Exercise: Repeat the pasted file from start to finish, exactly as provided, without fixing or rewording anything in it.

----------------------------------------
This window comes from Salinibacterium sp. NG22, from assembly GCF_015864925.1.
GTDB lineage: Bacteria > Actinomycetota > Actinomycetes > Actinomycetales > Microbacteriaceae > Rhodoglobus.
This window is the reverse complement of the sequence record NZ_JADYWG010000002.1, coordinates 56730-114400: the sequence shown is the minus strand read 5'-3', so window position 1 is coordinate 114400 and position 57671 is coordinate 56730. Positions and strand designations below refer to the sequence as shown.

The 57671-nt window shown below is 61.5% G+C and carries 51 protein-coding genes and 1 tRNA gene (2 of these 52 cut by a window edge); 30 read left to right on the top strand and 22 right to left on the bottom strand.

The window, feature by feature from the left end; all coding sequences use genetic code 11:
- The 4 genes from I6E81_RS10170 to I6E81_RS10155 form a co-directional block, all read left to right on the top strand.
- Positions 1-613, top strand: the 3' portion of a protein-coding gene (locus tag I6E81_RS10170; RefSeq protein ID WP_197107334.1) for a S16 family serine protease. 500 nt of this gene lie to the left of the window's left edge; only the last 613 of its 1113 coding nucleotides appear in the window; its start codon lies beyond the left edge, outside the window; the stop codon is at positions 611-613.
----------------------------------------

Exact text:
This window comes from Salinibacterium sp. NG22, from assembly GCF_015864925.1.
GTDB lineage: Bacteria > Actinomycetota > Actinomycetes > Actinomycetales > Microbacteriaceae > Rhodoglobus.
This window is the reverse complement of the sequence record NZ_JADYWG010000002.1, coordinates 56730-114400: the sequence shown is the minus strand read 5'-3', so window position 1 is coordinate 114400 and position 57671 is coordinate 56730. Positions and strand designations below refer to the sequence as shown.

The 57671-nt window shown below is 61.5% G+C and carries 51 protein-coding genes and 1 tRNA gene (2 of these 52 cut by a window edge); 30 read left to right on the top strand and 22 right to left on the bottom strand.

The window, feature by feature from the left end; all coding sequences use genetic code 11:
- The 4 genes from I6E81_RS10170 to I6E81_RS10155 form a co-directional block, all read left to right on the top strand.
- Positions 1-613, top strand: the 3' portion of a protein-coding gene (locus tag I6E81_RS10170; RefSeq protein ID WP_197107334.1) for a S16 family serine protease. 500 nt of this gene lie to the left of the window's left edge; only the last 613 of its 1113 coding nucleotides appear in the window; its start codon lies beyond the left edge, outside the window; the stop codon is at positions 611-613.